My understanding of class has developed throughout my studies at Longwood. In the world of social research we use the term socioeconomic status to discuss class and use it as a marker for race. The idea of class mobility is a concept that was new to me in college. Growing up white and middle class, I have been privileged (and naive) to think of the “American Dream” as a legitimate possibility. The reality behind class mobility is that it’s rare. More often than not, the socioeconomic status you’re born in will be the class you remain in. Upward mobility is possible typically through the acquisition of higher education, however the lower your class, the more barriers there are to obtaining a path to higher education. One particular barrier I have learned about is parental involvement. There are direct correlations between parental involvement and academic success. Simultaneously the correlation between class and reported parental involvement are apparent as well. This relationship indicates that one barrier for lower class students affecting their academic success is lower parental involvement in their education.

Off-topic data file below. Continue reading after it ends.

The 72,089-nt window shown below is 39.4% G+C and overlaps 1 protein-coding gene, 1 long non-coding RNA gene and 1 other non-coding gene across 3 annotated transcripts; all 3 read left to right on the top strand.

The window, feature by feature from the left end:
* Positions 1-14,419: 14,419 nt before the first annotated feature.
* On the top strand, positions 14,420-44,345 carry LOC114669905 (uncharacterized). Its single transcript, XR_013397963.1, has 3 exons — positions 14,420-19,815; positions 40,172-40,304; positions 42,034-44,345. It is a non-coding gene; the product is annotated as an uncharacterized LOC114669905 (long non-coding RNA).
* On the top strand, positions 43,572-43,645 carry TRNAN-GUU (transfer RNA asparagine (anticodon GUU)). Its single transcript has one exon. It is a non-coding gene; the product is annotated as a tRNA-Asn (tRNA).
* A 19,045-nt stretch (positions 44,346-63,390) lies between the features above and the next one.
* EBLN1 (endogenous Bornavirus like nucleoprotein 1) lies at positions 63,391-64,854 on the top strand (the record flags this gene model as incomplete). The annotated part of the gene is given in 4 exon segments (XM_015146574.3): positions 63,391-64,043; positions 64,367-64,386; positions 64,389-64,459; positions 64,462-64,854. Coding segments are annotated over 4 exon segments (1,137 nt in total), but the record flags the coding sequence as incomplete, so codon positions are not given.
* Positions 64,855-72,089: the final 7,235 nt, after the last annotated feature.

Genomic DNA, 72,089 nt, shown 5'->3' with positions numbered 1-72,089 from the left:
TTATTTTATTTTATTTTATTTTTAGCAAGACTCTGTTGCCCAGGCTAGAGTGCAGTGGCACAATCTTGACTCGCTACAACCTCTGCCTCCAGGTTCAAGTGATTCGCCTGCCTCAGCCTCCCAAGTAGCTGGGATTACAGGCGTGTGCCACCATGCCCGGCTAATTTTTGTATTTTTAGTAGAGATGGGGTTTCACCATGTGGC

The majority of the new perspectives I gained on gender came from a Communications course about LGBTQ+ Representation in the media. Before this course I knew a fair amount about the world beyond the gender binary of man and woman. In this course we discussed specifically how genders are constructed largely through media and marketing. Masculinity and femininity are encouraged and imposed upon children through outside factors consistently throughout their life. The reality of gender is that it is a spectrum, and not something so completely solid. Scholars in the field explain how we all fall into different places on the gender spectrum regardless of how you identify. People who do not identify with a gender that matches their biological sex often face discrimination socially and in the work world. The number one demographic on the gender spectrum most likely to experience violence are trans black women. In terms of gender inequality and the pay gap, we know that while the education gap shows a propensity for girls to achieve more, there are still significant income disparities between men and women.